The Health Benefits of Pumpkin and Cinnamon for Dogs

The Health Benefits of Pumpkin and Cinnamon for Dogs

The Health Benefits of Pumpkin and Cinnamon for Dogs

It’s pumpkin spice season, and that means your dog is probably smelling all the cinnamon, nutmeg, and clove of your pumpkin pie and begging for a bite no doubt. It’s so hard to resist, especially when our holiday treats are so delicious and our sweet pup wants a taste.

Although nutmeg and cloves are not safe or beneficial for your dog, the good news is that pumpkin and cinnamon are!

Your pup doesn’t have to miss out on all the pumpkin spice fun because these two ingredients actually have wonderful health benefits for dogs.

Let’s discuss how you can treat your dog to these holiday flavors!

Health Benefits of Pumpkin for Dogs

Pumpkin in its natural state—not pumpkin pie filling you get at the store—has a great source of vitamins and fiber.

It also has iron and potassium, which are essential for organ and muscle health. Pumpkin holds antioxidants which help to slow the aging process and allow your pup to fight off infections and bacteria better. For these reasons, pumpkin is a fantastic immune booster.

Because of these antioxidants and other elements, your pup will have:

  • A healthy skin and coat
  • Less risk of long-term health problems
  • Improved brain and motor function
  • More energy when aging
  • Better vision
  • A boosted immune system

One of the best benefits of pumpkin for dogs is that it helps with digestion. Anytime there’s an issue with your dog’s digestive system, it’s likely that pumpkin is the best remedy. 

Perhaps your pup has diarrhea or a sensitive stomach with certain foods. Give them pumpkin!

It can even help with constipation. The fiber properties in pumpkin targets the issue, so whether their stool needs to be more solid or needs to loosen up, pumpkin is the way to go.

How Much Pumpkin Should You Give Your Dog?

A general rule of thumb is to give your dog 1 to 3 tablespoons of canned raw pumpkin if they are small. For a medium to large dog, 1 to 4 tablespoons are appropriate.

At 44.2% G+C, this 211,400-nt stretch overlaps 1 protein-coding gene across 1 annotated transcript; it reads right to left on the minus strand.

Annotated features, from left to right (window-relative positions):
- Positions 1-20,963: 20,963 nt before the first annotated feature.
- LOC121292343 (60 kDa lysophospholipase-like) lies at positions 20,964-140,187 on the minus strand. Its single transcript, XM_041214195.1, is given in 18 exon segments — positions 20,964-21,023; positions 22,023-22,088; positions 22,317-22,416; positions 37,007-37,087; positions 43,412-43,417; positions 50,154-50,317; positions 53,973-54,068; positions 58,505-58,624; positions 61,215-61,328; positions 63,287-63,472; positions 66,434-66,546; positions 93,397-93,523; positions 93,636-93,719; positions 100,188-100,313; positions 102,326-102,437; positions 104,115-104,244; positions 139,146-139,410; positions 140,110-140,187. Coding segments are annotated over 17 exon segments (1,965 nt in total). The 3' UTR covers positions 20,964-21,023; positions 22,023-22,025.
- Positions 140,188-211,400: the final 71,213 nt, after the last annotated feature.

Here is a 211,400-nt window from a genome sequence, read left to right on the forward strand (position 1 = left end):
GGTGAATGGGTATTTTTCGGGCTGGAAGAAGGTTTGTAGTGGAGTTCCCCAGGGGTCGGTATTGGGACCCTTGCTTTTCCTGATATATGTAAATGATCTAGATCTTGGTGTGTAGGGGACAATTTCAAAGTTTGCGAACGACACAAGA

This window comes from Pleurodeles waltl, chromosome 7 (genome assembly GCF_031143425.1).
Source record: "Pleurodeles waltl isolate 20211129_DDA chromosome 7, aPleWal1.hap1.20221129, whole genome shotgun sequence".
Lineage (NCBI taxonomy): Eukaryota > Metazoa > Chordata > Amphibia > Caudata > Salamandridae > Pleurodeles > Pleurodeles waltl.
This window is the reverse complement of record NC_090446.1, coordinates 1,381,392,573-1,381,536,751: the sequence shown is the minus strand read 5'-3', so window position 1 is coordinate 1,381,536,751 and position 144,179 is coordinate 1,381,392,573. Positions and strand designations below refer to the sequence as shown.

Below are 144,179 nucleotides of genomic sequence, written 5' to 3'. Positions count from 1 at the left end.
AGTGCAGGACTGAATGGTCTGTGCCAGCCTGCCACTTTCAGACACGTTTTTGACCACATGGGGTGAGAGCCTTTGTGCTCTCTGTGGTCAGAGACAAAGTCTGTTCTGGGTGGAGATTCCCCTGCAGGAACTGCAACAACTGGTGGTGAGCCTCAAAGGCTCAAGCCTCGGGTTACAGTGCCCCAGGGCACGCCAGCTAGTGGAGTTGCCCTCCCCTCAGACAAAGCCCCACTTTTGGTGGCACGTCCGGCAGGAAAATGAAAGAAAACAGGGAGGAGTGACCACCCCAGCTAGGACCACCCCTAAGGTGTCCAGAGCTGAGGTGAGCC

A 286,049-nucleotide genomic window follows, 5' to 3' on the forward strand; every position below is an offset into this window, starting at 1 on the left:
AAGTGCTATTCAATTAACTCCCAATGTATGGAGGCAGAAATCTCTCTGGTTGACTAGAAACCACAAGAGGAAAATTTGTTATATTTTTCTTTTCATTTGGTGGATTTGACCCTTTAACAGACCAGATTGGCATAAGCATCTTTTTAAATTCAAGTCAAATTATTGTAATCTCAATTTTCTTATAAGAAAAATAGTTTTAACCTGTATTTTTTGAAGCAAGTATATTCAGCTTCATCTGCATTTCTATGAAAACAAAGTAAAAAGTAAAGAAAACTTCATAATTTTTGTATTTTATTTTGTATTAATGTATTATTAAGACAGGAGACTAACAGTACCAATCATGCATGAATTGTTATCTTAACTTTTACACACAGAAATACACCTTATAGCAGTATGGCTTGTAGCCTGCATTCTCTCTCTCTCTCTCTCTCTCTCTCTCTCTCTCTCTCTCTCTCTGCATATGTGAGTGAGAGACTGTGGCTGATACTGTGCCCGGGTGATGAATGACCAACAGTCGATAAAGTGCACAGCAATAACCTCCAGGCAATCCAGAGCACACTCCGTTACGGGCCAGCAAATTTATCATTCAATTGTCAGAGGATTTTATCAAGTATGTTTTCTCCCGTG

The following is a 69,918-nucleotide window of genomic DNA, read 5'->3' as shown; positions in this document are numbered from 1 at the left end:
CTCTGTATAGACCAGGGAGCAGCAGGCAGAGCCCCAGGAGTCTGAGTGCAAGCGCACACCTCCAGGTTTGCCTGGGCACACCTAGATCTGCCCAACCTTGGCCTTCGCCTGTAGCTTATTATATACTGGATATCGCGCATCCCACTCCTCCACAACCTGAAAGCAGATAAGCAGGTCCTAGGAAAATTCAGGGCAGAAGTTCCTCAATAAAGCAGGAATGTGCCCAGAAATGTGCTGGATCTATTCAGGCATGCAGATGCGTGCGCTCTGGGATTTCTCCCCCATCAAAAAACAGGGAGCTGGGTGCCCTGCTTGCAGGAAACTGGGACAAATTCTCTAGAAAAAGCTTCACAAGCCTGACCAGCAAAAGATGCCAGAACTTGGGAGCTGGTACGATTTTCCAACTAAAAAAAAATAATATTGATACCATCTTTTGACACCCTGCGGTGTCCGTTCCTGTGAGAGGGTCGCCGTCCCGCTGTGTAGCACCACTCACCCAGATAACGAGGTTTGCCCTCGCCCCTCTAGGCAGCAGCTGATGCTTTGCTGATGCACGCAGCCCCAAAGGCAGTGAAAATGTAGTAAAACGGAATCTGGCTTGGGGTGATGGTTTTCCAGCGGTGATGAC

Simply mix it in with their dog food at mealtimes until their digestive system gets back on track, or add it to their meal every so often just to help regulate their system.

A dose of pumpkin daily (1/3 to 1/2 cup) will provide a great source of nutrients, especially for dogs who are picky eaters and who might not receive as many nutrients from the food they do eat.

Be sure that you use canned raw pumpkin and not pumpkin pie filling, as this is not the same as natural pumpkin.

Health Benefits of Cinnamon for Dogs

Let’s talk cinnamon! There are two types of cinnamon that you’ll find in the store.

  • Ceylon cinnamon
  • Cassia cinnamon

 The main difference between these two types is that Ceylon is harder to find, but it’s lighter in color and it’s best for your dog. Cassia cinnamon is still a great choice—it’s just darker in color and it’s not quite as beneficial for your pup; however, it still holds nutritional value if given the right dosage.  

Cinnamon Helps With:

  • Weight management
  • Diabetes
  • Regulation of digestive tract
  • Arthritis

There’s a surprising number of dogs that struggle with obesity, especially in their older age. Along with obesity, diabetes is also a major issue for dogs, but with the help of cinnamon, a dog with either of these issues will be healthier and safer.

Cinnamon helps regulate blood sugar, so it’s a natural remedy for diabetes and helps cleanse your pup’s digestive tract.  

Arthritis can be a painful problem as our dogs age. It’s an inevitable part of growing old; however, cinnamon can significantly help soothe joint pain and swelling.

You’ll see a big difference in the mobility of your dog after feeding them cinnamon and possibly even in their personality since they won’t experience as much pain.

How Much Cinnamon Should You Give Your Dog?

It’s very important that you don’t give your dog too much cinnamon, as this can cause stomach issues.

Adding 1/8 to a full teaspoon of cinnamon to your pup’s food is appropriate. For every 15 pounds of body weight, add 1/8 of a tsp. Too much of a good thing can be harmful, but measuring out the amount will ensure you give the right dose to your dog.

Don’t feed cinnamon to your dog if they are pregnant as this can cause pre-mature labor due to the stimulating effects of cinnamon.

 Also, be sure that you only use all-natural ground cinnamon instead of cinnamon sticks. If your dog won’t eat the spice sprinkled on their food, try mixing it with honey or a bit of peanut butter.

Pups Can Enjoy the Pumpkin Spice Season

When given the right amount of pumpkin and cinnamon, your pup can enjoy the pumpkin spice season, too!

If you want the best of both worlds, there are also pumpkin and cinnamon treats that have great nutritional value, and those are often easier to give your pup rather than mixing the ingredients in with their food.

Whatever way you choose to serve pumpkin and cinnamon to your dog, they will be healthier and happier for it!








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  • Kirsten Starling